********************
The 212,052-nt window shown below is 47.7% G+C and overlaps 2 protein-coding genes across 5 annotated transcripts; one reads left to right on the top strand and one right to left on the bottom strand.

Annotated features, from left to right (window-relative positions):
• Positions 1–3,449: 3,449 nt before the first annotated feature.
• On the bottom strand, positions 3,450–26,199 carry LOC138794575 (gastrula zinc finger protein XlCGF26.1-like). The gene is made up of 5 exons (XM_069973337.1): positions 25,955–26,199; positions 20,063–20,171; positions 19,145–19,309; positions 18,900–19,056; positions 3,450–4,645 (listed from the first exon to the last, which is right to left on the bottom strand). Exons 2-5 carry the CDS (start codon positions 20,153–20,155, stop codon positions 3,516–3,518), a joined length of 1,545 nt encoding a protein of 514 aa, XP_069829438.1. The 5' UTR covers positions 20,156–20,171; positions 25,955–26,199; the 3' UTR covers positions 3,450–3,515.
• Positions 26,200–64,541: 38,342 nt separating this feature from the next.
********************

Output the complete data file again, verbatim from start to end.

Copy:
The 212,052-nt window shown below is 47.7% G+C and overlaps 2 protein-coding genes across 5 annotated transcripts; one reads left to right on the top strand and one right to left on the bottom strand.

Annotated features, from left to right (window-relative positions):
• Positions 1–3,449: 3,449 nt before the first annotated feature.
• On the bottom strand, positions 3,450–26,199 carry LOC138794575 (gastrula zinc finger protein XlCGF26.1-like). The gene is made up of 5 exons (XM_069973337.1): positions 25,955–26,199; positions 20,063–20,171; positions 19,145–19,309; positions 18,900–19,056; positions 3,450–4,645 (listed from the first exon to the last, which is right to left on the bottom strand). Exons 2-5 carry the CDS (start codon positions 20,153–20,155, stop codon positions 3,516–3,518), a joined length of 1,545 nt encoding a protein of 514 aa, XP_069829438.1. The 5' UTR covers positions 20,156–20,171; positions 25,955–26,199; the 3' UTR covers positions 3,450–3,515.
• Positions 26,200–64,541: 38,342 nt separating this feature from the next.